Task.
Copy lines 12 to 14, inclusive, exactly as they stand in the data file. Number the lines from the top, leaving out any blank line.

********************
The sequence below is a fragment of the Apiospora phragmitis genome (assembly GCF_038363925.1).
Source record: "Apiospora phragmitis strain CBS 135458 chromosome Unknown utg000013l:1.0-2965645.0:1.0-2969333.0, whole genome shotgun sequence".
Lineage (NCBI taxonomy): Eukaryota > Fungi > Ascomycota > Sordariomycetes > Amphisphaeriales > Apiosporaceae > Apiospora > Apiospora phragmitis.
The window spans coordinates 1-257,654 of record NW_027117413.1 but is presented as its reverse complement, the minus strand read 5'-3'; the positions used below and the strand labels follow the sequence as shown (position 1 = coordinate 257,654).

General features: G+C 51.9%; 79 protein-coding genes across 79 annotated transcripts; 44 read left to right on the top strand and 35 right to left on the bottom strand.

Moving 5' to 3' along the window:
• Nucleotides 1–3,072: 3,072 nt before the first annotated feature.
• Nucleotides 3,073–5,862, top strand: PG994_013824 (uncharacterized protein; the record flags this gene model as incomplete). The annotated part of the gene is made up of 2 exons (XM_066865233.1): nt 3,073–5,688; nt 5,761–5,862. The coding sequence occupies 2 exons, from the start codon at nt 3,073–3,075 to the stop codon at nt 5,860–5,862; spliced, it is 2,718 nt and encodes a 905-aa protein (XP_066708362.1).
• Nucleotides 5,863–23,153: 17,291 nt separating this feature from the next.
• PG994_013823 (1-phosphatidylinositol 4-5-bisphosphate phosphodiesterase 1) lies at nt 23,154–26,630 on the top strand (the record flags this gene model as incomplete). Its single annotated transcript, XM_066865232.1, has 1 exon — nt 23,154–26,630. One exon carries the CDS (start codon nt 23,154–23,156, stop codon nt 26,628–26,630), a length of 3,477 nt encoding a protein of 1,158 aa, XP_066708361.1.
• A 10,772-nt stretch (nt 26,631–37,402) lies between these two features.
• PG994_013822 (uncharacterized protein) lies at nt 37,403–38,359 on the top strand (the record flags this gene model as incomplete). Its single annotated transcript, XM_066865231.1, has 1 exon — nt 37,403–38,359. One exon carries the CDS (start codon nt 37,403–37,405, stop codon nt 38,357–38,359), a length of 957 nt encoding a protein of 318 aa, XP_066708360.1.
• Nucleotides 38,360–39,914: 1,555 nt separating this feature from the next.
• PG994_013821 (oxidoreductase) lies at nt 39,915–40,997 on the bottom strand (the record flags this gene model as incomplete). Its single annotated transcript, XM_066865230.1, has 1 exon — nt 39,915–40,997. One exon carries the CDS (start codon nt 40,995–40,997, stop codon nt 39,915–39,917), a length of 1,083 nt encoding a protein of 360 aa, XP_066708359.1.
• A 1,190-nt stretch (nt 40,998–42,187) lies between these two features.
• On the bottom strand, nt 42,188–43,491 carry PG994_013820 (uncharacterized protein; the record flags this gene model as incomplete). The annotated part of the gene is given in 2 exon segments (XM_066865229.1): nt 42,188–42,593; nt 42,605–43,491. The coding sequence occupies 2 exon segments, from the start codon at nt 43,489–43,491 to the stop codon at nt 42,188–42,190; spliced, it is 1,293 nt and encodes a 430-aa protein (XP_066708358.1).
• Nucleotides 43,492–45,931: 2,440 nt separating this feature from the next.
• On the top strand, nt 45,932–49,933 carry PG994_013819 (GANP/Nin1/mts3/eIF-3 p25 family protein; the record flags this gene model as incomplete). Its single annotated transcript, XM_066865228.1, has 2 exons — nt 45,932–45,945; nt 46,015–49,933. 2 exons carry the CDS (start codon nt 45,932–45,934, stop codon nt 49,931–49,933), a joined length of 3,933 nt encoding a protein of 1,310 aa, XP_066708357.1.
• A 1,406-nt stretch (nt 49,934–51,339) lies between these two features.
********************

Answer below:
• PG994_013822 (uncharacterized protein) lies at nt 37,403–38,359 on the top strand (the record flags this gene model as incomplete). Its single annotated transcript, XM_066865231.1, has 1 exon — nt 37,403–38,359. One exon carries the CDS (start codon nt 37,403–37,405, stop codon nt 38,357–38,359), a length of 957 nt encoding a protein of 318 aa, XP_066708360.1.
• Nucleotides 38,360–39,914: 1,555 nt separating this feature from the next.
• PG994_013821 (oxidoreductase) lies at nt 39,915–40,997 on the bottom strand (the record flags this gene model as incomplete). Its single annotated transcript, XM_066865230.1, has 1 exon — nt 39,915–40,997. One exon carries the CDS (start codon nt 40,995–40,997, stop codon nt 39,915–39,917), a length of 1,083 nt encoding a protein of 360 aa, XP_066708359.1.